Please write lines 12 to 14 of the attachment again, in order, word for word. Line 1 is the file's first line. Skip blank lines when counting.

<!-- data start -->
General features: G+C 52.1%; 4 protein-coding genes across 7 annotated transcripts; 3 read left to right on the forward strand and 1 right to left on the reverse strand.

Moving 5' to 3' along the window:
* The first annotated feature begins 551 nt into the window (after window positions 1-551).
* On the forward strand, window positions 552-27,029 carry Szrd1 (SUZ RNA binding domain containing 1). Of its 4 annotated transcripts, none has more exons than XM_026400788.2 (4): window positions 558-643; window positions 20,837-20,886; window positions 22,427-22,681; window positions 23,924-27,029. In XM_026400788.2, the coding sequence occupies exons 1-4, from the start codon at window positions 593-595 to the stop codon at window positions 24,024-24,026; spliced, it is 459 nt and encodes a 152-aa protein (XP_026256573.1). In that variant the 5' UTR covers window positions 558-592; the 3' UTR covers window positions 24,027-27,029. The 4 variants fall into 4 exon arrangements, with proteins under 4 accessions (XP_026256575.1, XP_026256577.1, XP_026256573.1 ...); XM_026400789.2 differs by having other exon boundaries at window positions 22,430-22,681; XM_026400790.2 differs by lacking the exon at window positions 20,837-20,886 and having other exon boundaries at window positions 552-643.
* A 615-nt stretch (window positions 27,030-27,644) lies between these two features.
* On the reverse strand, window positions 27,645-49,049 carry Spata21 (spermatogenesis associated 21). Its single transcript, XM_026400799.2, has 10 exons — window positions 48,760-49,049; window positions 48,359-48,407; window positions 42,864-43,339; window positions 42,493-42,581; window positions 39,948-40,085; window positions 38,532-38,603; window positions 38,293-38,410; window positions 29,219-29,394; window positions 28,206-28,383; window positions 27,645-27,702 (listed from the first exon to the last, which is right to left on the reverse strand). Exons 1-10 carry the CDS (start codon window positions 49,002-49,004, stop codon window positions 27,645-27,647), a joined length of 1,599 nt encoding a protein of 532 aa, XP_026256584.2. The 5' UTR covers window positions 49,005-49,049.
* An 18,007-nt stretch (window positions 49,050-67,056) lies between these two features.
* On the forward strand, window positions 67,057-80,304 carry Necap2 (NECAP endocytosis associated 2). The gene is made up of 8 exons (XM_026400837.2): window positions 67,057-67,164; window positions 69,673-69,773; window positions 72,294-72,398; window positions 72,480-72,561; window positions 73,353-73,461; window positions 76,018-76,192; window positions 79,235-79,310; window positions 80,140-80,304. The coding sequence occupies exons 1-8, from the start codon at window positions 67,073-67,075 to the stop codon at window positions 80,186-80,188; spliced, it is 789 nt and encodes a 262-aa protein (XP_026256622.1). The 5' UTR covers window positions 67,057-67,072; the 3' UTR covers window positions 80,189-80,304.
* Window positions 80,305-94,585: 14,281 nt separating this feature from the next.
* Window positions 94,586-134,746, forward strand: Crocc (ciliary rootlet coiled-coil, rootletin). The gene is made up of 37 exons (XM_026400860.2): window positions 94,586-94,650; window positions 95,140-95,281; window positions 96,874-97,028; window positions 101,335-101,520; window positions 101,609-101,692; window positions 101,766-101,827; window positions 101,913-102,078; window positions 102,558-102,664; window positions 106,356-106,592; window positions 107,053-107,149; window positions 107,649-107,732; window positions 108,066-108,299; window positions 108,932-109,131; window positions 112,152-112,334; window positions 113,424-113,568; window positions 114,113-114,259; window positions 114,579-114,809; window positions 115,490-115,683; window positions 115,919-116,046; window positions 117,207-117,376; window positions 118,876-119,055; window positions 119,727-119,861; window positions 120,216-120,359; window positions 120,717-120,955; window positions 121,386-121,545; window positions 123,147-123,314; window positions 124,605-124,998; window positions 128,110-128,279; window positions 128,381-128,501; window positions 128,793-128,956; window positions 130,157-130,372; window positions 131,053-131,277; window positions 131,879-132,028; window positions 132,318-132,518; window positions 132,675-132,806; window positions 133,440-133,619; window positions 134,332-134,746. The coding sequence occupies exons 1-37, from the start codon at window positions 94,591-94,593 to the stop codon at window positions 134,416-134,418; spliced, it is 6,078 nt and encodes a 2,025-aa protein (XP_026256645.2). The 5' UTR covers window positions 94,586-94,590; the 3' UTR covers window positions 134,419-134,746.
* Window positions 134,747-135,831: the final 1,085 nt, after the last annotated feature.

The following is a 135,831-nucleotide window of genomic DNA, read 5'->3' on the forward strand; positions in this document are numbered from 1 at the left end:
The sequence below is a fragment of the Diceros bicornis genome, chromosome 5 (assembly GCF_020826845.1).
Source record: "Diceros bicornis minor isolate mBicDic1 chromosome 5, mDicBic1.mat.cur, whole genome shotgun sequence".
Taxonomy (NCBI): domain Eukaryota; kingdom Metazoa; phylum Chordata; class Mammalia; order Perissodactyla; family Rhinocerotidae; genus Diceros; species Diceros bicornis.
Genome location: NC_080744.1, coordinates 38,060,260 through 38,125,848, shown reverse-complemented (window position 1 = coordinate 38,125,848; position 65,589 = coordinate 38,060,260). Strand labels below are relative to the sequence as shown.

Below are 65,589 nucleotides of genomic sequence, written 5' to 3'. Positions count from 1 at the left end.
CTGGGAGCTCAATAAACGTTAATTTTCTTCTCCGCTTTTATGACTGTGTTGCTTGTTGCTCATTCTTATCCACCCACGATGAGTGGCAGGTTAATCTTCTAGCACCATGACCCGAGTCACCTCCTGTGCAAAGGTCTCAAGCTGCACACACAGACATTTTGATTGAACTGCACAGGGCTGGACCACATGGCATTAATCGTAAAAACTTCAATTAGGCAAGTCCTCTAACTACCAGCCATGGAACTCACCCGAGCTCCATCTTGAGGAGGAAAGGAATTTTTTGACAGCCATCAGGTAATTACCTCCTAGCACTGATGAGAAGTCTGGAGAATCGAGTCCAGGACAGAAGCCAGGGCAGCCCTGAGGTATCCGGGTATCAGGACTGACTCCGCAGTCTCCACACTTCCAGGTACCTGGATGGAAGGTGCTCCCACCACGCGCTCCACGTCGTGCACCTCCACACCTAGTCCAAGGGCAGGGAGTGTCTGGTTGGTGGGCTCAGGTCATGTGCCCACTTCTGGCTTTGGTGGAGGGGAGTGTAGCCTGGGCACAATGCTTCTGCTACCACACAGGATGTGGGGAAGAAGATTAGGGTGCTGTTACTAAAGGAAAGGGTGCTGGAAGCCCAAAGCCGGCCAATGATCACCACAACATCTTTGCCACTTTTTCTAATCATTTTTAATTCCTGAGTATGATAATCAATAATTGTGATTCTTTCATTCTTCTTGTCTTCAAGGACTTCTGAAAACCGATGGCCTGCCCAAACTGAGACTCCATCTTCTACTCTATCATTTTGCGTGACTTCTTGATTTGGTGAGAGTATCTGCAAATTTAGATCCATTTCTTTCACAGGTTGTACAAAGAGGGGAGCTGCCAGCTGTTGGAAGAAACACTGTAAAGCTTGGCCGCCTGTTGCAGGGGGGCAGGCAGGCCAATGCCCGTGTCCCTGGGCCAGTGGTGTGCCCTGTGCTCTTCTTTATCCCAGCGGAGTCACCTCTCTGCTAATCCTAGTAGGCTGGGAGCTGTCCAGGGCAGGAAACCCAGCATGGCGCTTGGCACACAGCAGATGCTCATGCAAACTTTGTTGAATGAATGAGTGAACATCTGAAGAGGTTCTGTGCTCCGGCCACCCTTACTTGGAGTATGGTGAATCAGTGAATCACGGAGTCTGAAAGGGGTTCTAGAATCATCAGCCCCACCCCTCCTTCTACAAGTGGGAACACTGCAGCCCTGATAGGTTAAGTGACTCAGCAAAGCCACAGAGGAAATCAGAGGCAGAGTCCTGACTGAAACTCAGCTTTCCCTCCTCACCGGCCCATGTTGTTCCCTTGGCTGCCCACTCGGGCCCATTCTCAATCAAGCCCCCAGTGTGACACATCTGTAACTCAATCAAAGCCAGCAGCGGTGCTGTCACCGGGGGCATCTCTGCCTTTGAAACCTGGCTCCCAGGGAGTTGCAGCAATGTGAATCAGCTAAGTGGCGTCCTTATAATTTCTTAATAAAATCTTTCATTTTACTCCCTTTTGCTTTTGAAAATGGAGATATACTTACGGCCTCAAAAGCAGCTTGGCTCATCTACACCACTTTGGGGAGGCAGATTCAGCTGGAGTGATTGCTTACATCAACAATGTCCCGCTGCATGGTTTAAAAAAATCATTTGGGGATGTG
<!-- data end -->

The following is a 135,831-nucleotide window of genomic DNA, read 5'->3' on the forward strand; positions in this document are numbered from 1 at the left end:
The sequence below is a fragment of the Diceros bicornis genome, chromosome 5 (assembly GCF_020826845.1).
Source record: "Diceros bicornis minor isolate mBicDic1 chromosome 5, mDicBic1.mat.cur, whole genome shotgun sequence".